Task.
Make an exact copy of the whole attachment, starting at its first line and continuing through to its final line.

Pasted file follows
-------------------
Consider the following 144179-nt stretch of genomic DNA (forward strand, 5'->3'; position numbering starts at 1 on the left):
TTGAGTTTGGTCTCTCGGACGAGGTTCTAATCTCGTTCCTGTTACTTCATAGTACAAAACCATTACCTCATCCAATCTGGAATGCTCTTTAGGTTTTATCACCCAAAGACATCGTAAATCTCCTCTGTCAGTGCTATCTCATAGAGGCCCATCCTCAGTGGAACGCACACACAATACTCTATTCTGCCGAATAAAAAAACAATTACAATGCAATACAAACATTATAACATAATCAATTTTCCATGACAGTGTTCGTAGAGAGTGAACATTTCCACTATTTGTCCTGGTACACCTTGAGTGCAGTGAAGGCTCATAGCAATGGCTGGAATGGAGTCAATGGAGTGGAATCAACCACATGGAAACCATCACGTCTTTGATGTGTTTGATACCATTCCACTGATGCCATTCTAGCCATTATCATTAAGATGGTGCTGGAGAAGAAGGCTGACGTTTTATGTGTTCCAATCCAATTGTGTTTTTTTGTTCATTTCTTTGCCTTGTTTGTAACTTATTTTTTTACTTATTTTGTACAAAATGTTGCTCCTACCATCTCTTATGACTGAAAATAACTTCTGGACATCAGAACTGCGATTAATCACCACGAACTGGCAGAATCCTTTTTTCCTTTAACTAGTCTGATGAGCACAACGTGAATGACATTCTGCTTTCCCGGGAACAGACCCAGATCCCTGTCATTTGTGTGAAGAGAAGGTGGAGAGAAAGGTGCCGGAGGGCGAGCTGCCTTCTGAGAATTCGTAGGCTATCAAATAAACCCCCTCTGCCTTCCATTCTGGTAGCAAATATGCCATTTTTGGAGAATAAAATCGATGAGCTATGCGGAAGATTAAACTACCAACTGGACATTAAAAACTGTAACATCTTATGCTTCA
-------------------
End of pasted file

Consider the following 144179-nt stretch of genomic DNA (forward strand, 5'->3'; position numbering starts at 1 on the left):
TTGAGTTTGGTCTCTCGGACGAGGTTCTAATCTCGTTCCTGTTACTTCATAGTACAAAACCATTACCTCATCCAATCTGGAATGCTCTTTAGGTTTTATCACCCAAAGACATCGTAAATCTCCTCTGTCAGTGCTATCTCATAGAGGCCCATCCTCAGTGGAACGCACACACAATACTCTATTCTGCCGAATAAAAAAACAATTACAATGCAATACAAACATTATAACATAATCAATTTTCCATGACAGTGTTCGTAGAGAGTGAACATTTCCACTATTTGTCCTGGTACACCTTGAGTGCAGTGAAGGCTCATAGCAATGGCTGGAATGGAGTCAATGGAGTGGAATCAACCACATGGAAACCATCACGTCTTTGATGTGTTTGATACCATTCCACTGATGCCATTCTAGCCATTATCATTAAGATGGTGCTGGAGAAGAAGGCTGACGTTTTATGTGTTCCAATCCAATTGTGTTTTTTTGTTCATTTCTTTGCCTTGTTTGTAACTTATTTTTTTACTTATTTTGTACAAAATGTTGCTCCTACCATCTCTTATGACTGAAAATAACTTCTGGACATCAGAACTGCGATTAATCACCACGAACTGGCAGAATCCTTTTTTCCTTTAACTAGTCTGATGAGCACAACGTGAATGACATTCTGCTTTCCCGGGAACAGACCCAGATCCCTGTCATTTGTGTGAAGAGAAGGTGGAGAGAAAGGTGCCGGAGGGCGAGCTGCCTTCTGAGAATTCGTAGGCTATCAAATAAACCCCCTCTGCCTTCCATTCTGGTAGCAAATATGCCATTTTTGGAGAATAAAATCGATGAGCTATGCGGAAGATTAAACTACCAACTGGACATTAAAAACTGTAACATCTTATGCTTCA